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Transitioning To Online Learning Is Tough For Students With Disabilities


Students going back to school are adapting to change and uncertainty. For students with disabilities, adjusting to constant change can be more complicated. Reporter Tressa Versteeg spoke with two students in Maine about how they're navigating school in the time of COVID-19.

TRESSA VERSTEEG, BYLINE: In the spring, when the pandemic forced schools to use online learning, the transition was tough for students.

KWAYAH MARIE LICHTERFELD: My name is Kwayah Marie Lichterfeld (ph). I live in Waterville, Maine.

VERSTEEG: Kwayah is a 12th grader who attends a public charter school with a hands-on focus and tight-knit community. She especially loved being onstage at her school's open mic nights. Kwayah also has Down syndrome. And it was hard to concentrate while learning at home.

LICHTERFELD: It was really hard to focus on the work you had to do because your parents were just, like, talking and talking and talking downstairs. And you can't do your work down there.

VERSTEEG: She learned to be flexible and find a quiet space to work. And one of Kwayah's teachers emailed her every day, which was a huge help. The same was true for a middle schooler in Portland, Maine.

ASHER GRAY: My name is Asher Beckett Gray (ph) or Asher Gray. I'm going to be in seventh grade. I play video games. I do my tablet. And I make clay things - sculpt clay.

VERSTEEG: Asher has autism and ADHD. The unpredictability and lack of structure at the start of the pandemic were a challenge. So his mom worked with the school to make sure he got the support that he'd had at school in person.

GRAY: I actually work with Ms. Ferrell (ph) on Zoom. She, honestly, basically, helps me almost every day.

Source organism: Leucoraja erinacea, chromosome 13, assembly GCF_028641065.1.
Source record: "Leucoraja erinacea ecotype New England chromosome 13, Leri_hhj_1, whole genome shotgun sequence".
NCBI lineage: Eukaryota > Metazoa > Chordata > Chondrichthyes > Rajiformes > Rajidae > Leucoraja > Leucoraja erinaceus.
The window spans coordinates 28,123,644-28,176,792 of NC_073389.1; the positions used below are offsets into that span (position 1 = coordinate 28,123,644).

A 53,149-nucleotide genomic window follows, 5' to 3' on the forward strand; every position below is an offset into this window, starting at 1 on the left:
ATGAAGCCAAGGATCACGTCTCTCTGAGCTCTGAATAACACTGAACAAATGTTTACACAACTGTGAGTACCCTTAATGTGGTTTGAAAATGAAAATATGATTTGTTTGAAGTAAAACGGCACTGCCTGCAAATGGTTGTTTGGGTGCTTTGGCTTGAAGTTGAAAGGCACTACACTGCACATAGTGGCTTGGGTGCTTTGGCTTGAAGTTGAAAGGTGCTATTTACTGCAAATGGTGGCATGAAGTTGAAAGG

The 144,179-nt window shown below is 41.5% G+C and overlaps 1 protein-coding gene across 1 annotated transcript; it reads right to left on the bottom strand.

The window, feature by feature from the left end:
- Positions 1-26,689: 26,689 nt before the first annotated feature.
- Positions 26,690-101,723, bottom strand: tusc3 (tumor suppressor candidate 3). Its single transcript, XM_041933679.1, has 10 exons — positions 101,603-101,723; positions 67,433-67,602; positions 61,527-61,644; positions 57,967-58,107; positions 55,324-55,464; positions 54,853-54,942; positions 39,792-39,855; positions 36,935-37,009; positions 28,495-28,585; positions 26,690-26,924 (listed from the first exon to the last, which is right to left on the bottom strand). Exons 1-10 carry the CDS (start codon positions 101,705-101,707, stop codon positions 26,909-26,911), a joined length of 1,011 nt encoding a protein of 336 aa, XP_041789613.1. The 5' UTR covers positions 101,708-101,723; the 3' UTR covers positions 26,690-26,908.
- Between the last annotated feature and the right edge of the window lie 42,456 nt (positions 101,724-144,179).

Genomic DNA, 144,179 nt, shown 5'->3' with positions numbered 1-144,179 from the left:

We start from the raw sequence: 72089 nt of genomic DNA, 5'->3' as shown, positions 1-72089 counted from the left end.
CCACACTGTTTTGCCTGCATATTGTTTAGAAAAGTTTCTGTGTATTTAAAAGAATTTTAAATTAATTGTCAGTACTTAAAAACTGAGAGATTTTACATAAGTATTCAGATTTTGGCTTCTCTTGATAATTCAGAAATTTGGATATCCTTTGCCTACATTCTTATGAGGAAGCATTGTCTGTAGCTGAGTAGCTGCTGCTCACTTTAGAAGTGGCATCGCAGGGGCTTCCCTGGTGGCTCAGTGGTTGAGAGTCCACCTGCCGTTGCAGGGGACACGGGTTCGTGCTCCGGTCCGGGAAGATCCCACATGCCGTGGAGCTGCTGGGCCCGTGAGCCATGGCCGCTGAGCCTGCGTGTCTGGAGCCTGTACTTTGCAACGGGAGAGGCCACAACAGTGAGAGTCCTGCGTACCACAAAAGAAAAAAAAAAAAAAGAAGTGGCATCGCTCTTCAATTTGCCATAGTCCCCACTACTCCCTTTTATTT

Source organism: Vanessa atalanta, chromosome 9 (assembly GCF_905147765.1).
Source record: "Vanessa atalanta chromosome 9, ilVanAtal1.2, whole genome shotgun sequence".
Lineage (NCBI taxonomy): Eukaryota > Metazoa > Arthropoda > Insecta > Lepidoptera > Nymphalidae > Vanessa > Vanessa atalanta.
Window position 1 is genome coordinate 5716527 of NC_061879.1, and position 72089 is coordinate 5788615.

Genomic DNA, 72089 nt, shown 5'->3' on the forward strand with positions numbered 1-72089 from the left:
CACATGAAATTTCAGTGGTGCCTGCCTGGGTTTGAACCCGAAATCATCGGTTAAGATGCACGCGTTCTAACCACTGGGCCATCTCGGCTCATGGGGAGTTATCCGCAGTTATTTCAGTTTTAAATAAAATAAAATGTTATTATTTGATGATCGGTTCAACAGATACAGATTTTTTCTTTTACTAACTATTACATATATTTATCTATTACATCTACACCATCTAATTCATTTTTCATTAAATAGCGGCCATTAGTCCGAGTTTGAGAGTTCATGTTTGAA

VERSTEEG: But Asher said some of the changes weren't so bad, like not having to choose a new outfit each day and adjusting school hours to be more manageable.

GRAY: I got to admit, home learning was pretty cool. I actually had, honestly, the end of the day around 12.

VERSTEEG: Both Kwayah and Asher's schools have adopted hybrid models of online and in-person learning. At first, Asher wanted to be completely remote. But then he realized some things were better at school, like eating pizza in the cafeteria in gym class. Though, he's not sure about playing tag.

GRAY: No, no. There's contact. And I'm pretty sure that you're not supposed to do that during quarantine with people that don't even live with you. So probably highly unlikely.

VERSTEEG: Kwayah's been back for a couple weeks. And she's thrilled. Her teachers are like family. But some things, like wearing a mask and social distancing, are certainly different.

LICHTERFELD: We can't give them hugs or high-fives quite yet, not until this thing has gone away.

VERSTEEG: She also said these changes are worth it to be in-person again. Asher agrees. He started school September 14. And the changes are important to getting back his primary concern, Halloween.

GRAY: The only thing I'm worried about is, like, Halloween. I mean, maybe if we wear masks, maybe if we did better social distancing we could do Halloween.

VERSTEEG: Whether or not Halloween or hugging can happen this year, Kwayah and Asher think returning to school in-person, at least part of the time, is a step in the right direction. And when more changes come, they'll adapt again.

For NPR News, this is Tressa Versteeg.

(SOUNDBITE OF NIHONI'S "RUBY") Transcript provided by NPR, Copyright NPR.

Tressa Versteeg
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